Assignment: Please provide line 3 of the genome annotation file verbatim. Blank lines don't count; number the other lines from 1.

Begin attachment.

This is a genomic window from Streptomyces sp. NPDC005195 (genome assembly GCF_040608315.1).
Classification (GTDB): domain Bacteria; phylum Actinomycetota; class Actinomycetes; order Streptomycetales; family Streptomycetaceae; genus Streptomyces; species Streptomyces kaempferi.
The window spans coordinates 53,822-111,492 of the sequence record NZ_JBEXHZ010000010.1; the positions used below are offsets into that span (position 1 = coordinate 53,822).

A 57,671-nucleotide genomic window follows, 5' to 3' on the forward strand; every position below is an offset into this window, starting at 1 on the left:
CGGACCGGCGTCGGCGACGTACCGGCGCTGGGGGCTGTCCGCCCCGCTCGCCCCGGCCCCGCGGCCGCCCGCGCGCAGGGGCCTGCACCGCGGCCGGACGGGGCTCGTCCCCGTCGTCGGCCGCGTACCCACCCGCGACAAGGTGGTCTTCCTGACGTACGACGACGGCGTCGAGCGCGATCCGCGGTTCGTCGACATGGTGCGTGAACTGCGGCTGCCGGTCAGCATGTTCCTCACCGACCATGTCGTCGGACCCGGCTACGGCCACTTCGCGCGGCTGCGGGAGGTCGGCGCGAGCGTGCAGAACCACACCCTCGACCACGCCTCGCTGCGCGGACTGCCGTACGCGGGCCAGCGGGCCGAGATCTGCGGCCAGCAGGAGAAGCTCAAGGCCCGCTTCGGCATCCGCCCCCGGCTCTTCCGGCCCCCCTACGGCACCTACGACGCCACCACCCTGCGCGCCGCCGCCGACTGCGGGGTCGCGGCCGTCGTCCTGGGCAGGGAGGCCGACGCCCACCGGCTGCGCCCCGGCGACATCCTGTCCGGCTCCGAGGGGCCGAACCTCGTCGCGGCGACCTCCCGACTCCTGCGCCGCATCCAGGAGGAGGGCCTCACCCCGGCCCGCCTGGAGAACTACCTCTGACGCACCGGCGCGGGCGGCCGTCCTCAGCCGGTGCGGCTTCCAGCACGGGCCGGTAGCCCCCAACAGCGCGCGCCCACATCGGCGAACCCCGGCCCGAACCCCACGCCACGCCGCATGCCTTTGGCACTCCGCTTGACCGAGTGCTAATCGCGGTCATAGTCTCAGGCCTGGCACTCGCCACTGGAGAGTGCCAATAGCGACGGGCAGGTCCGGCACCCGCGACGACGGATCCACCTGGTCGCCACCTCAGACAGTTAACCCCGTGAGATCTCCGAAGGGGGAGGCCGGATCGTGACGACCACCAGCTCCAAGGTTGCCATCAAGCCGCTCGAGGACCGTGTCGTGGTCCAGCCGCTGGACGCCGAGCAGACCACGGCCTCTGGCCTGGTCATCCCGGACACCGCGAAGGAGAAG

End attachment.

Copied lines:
The window spans coordinates 53,822-111,492 of the sequence record NZ_JBEXHZ010000010.1; the positions used below are offsets into that span (position 1 = coordinate 53,822).